Lent was originally observed by candidates preparing for baptism at Easter.  But over course of time, the Church adopted it for all the Faithful in preparation for the renerwal of their baptismal commitment at Easter.

Lent reflects Christ’s 40 days fasting in the wilderness.  (And so, begins 47 days before Easter Sunday – i.e. 40 days not including Sundays.)

Holy Week

Holy Week is the week leading up to Easter, in which the Church celebrates dramatically the suffering, death and resurrection of Jesus Christ.

PALM SUNDAY – Christ’s triumphal entry into Jerusalem, greeted by the crowds waving palm branches.

MAUNDY THURSDAY – The Last Supper, institution of the Eucharist, Christ washing the disciples’ feet, watching in Gethsemane and betrayal.

GOOD FRIDAY – The Passion and Death of Our Lord Jesus Christ.

HOLY SATURDAY/EASTER EVE – By ancient custom, the sacraments are not celebrated during the day Holy Saturday.  But as Holy Saturday moves into becoming Easter Eve, the most important Service of the Church Year takes place, the EASTER VIGIL, completing the Paschal Triduum.  – Blessing of the new fire and Paschal Candle, symbolising the new life of Christ, Bible readings recounting salvation history, Blessing the baptismal waters of the Font and renewing baptismal commitment, the first Eucharist of Easter.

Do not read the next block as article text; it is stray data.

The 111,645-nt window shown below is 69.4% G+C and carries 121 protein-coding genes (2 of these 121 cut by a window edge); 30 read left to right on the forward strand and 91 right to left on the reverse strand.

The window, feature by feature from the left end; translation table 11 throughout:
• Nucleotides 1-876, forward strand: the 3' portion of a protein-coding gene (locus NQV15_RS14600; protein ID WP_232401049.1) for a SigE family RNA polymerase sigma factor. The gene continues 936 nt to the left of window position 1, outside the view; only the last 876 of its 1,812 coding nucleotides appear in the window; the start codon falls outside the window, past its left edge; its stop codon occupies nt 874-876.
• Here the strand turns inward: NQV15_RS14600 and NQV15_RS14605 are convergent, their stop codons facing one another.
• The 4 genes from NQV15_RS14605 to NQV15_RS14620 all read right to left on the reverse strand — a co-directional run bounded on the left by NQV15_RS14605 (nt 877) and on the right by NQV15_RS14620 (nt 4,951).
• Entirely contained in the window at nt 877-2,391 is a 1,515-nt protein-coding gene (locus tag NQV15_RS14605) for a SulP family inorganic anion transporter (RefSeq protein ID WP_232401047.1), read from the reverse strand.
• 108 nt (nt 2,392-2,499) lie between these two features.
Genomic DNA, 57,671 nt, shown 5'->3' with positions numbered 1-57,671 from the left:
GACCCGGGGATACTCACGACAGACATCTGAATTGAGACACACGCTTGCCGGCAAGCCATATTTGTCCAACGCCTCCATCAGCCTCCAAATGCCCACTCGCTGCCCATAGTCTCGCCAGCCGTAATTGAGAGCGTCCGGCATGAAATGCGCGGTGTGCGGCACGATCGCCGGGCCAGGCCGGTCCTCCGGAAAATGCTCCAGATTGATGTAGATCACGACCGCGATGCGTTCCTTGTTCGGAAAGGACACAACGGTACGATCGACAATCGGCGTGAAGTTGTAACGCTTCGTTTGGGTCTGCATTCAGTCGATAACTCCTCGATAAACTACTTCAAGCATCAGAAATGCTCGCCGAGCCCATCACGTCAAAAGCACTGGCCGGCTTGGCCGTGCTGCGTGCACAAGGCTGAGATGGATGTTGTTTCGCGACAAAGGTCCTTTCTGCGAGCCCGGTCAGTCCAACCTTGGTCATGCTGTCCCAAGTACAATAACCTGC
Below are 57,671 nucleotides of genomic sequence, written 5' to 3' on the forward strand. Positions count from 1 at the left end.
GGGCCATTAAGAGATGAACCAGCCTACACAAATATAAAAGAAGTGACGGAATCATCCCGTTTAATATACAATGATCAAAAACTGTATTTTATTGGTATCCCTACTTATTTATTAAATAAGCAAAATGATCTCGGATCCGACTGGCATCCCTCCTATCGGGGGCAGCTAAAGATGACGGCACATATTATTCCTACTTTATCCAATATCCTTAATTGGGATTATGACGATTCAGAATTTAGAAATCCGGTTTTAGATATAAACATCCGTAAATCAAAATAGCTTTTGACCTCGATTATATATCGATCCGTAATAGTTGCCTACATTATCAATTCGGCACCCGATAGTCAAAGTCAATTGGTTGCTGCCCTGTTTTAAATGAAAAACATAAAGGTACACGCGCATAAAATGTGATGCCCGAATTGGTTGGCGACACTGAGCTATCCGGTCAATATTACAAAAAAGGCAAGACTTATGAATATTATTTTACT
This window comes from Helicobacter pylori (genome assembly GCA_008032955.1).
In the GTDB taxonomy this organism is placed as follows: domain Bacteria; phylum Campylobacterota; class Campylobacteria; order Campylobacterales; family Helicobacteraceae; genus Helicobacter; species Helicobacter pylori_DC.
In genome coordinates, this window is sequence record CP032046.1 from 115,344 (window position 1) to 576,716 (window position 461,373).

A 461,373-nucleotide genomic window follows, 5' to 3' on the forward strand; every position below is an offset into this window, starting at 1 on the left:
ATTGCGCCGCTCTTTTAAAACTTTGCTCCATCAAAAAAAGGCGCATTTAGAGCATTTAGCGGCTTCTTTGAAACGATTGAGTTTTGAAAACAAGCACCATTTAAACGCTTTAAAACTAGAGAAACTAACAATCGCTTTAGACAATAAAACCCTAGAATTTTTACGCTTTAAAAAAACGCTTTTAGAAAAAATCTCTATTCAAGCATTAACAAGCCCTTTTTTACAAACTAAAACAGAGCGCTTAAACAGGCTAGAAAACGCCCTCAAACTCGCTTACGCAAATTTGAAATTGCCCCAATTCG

(These great three days are together known as THE PASCHAL TRIDUUM.)


Easter is the most important feast of the Christian Church, celebrating the resurrection of Christ from the dead.

EASTER SUNDAY is not just a ‘stand alone’ feast, but begins the Easter Octave or ‘week of Easter Days’.  The Easter Season lasts 50 days, from Easter Sunday until Pentecost.